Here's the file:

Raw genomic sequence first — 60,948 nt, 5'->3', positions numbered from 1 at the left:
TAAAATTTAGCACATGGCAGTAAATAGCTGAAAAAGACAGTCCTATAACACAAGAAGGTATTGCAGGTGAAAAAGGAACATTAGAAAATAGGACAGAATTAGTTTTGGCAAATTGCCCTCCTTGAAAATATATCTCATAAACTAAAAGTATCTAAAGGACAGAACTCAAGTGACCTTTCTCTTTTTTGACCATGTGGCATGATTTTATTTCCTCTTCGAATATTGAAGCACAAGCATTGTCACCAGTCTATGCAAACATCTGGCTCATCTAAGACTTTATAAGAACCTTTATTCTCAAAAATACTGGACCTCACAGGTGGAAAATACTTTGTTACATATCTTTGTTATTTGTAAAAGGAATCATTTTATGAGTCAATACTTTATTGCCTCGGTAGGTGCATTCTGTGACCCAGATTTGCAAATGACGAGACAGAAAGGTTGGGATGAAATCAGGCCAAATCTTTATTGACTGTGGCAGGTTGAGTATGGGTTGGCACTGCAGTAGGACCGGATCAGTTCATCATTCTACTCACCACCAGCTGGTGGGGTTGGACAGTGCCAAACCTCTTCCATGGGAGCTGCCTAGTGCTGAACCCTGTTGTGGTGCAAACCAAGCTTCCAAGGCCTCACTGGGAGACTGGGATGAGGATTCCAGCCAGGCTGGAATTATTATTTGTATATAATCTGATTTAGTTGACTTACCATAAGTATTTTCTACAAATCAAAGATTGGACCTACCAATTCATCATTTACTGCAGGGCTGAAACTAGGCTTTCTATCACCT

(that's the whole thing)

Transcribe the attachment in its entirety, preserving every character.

Raw genomic sequence first — 60,948 nt, 5'->3', positions numbered from 1 at the left:
TAAAATTTAGCACATGGCAGTAAATAGCTGAAAAAGACAGTCCTATAACACAAGAAGGTATTGCAGGTGAAAAAGGAACATTAGAAAATAGGACAGAATTAGTTTTGGCAAATTGCCCTCCTTGAAAATATATCTCATAAACTAAAAGTATCTAAAGGACAGAACTCAAGTGACCTTTCTCTTTTTTGACCATGTGGCATGATTTTATTTCCTCTTCGAATATTGAAGCACAAGCATTGTCACCAGTCTATGCAAACATCTGGCTCATCTAAGACTTTATAAGAACCTTTATTCTCAAAAATACTGGACCTCACAGGTGGAAAATACTTTGTTACATATCTTTGTTATTTGTAAAAGGAATCATTTTATGAGTCAATACTTTATTGCCTCGGTAGGTGCATTCTGTGACCCAGATTTGCAAATGACGAGACAGAAAGGTTGGGATGAAATCAGGCCAAATCTTTATTGACTGTGGCAGGTTGAGTATGGGTTGGCACTGCAGTAGGACCGGATCAGTTCATCATTCTACTCACCACCAGCTGGTGGGGTTGGACAGTGCCAAACCTCTTCCATGGGAGCTGCCTAGTGCTGAACCCTGTTGTGGTGCAAACCAAGCTTCCAAGGCCTCACTGGGAGACTGGGATGAGGATTCCAGCCAGGCTGGAATTATTATTTGTATATAATCTGATTTAGTTGACTTACCATAAGTATTTTCTACAAATCAAAGATTGGACCTACCAATTCATCATTTACTGCAGGGCTGAAACTAGGCTTTCTATCACCT